Meanwhile, our lawn was--well, it was pretty good. But side by side with Mr. Glaser's deep, gorgeous glade of green, ours was a little thin, a little on the yellow side, a little like Herb Sendek when you're living next to Roy Williams and Coach K. Oh, sure, our side would be looking pretty sharp, weeds in retreat, grass newly mowed ... and then old Roy, er, Bob Glaser would set up the croquet wickets and roll right over us for the championship.
I'm sure I wouldn't have cared, except that my father cared--cared deeply--and searched year after year for a way to level the playing field, as it were, notwithstanding that he did work every day, riding with the carpool at 6 a.m. up the Garden State Parkway, back at 6 p.m. At which point I might be pressed into service as weed-removal aide, edge-improvement specialist, or raker-assistant to the chief mower. Evenings, weekends, we fought from behind, a valiant struggle, it's not whether you win or lose, but could you stay in the ring with the champ and weather the blows, and maybe, just maybe, catch him with your best power-fertilizer when his pH Factor was down?
Oh, yes, my father was sure that the answer was chemical--not surprising since my father was a chemist, but surprising to me that with all his professional training he could never find, at the hardware store, the exact formulation of nitrogen-neptunium-whatever needed to photosynthesize our grass past Glaser's amateur, hand-tended variety. Or rather, it surprised me that the Scott's corporation, maker of lawn chemicals, could never find it and relieve my father's pain.
Because I hated yard work, hated the futility of our situation, and yet there's no denying it: deep in my subconscious there's a desire, a longing, to have dominion over a field of grass.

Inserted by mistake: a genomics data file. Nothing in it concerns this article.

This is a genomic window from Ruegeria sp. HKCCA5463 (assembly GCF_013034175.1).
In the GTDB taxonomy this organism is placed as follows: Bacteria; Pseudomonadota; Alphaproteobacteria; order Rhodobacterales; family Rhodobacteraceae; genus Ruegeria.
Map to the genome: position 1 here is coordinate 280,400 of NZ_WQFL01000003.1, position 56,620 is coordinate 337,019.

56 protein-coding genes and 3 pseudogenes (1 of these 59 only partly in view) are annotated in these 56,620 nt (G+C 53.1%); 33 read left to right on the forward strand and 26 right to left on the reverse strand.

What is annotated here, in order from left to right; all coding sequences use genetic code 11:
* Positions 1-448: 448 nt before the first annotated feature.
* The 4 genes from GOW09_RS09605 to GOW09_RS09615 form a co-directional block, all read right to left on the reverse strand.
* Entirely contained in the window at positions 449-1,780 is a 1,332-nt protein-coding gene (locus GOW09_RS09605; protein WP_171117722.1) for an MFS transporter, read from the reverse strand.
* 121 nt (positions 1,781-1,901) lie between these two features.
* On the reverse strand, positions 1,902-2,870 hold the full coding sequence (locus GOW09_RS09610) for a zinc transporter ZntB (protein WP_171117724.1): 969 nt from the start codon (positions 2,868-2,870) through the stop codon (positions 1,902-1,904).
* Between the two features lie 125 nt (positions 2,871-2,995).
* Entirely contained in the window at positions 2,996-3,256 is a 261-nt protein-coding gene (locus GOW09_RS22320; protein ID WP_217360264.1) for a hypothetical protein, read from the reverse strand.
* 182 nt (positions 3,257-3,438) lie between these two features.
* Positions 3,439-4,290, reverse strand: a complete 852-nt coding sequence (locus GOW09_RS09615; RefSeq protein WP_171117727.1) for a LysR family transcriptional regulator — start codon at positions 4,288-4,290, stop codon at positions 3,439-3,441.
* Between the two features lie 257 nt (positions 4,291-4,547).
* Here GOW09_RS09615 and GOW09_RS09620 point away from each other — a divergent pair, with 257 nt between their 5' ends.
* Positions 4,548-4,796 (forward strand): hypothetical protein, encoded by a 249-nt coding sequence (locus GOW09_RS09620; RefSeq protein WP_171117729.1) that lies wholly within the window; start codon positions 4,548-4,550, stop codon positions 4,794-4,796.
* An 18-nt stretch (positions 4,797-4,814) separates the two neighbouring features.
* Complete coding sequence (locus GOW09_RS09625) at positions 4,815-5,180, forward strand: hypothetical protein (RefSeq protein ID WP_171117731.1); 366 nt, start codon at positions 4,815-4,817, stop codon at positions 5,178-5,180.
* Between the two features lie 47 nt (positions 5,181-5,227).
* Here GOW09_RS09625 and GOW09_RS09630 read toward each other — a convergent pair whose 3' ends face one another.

Which I do, sort of. In our 1920's-platted neighborhood of small, efficiently arranged lots with tallish houses, we somehow own a one-story bungalow set well back onto a corner lot, with a big front porch that overlooks quite a large--relatively speaking--front yard.
I often say I'd rather live in a condo. But briefly in the spring, before the pollen drops, and especially in the fall, that inchoate lawn-urge is strong and must be quenched. Out come the tools--the rakes, the weed-jabbers, the spreaders, and the all-important power mower, which can whack off, at least for a day, the most obvious evidence that your estate is not weed-free (sorry, Frank Hyman, but I don't have a "lawnlet" [see Hyman's lawn story on page 23]). And the hardy yeoman within asserts control over his surroundings.
Mine is not a long story. My lawn comes and goes. Except in the fall, if I've thrown out some seed, I don't water hardly at all. So unless it's a rainy summer, the grass goes so brown in the heat that, once, an unkind friend suggested I should give up and bale it. But dead as it can look in July, in September it comes back faithfully, and with a little fertilizer turns green and grand for, oh, three weeks or so.
Same thing in the spring.
Weeds? You bet. So what?
Our good landscape-architect friends, who over the years have turned their own once-grassy yard into a veritable nursery of flora, have suggested that my wife and I should follow suit and replace our grass-and-weeds with "beds" and "plantings" of various kinds, much as Mr. Hyman has done.
No doubt they're right. And yet, my wife has all she can handle with her business; as for me, "plantings" don't just put themselves in the ground, and once established, they need tending and watering and pruning and who knows what, because I sure don't.
Here's where I differ with my friends, and with Frank. They all say, replace your grass and save yourself a lot of work. But to me, grass is the cheapest, easiest way to cover your soil, unless you obsess over it.
Just scratch the ground a little once a year, make sure you lime (I have never tested for acidity, and around here, I doubt you could ever over-lime), and throw some seed out in the fall. Fertilize spring and fall, or twice in the fall (yes, three times is best, but I don't think I've ever managed to do that), and every five years or so, hire somebody with an aerator. Mow when necessary. You're not supposed to chop off more than one-third of the grass. I keep the mower setting high, but I rarely chop off less than one-third.
As for weeds, grass out-competes them, so when the grass is strong, the weeds fade. But when the grass is weak, the weeds fill in nicely--just keep 'em mowed.
But the most important rule of all is, if there's a Mr. Glaser next door--move.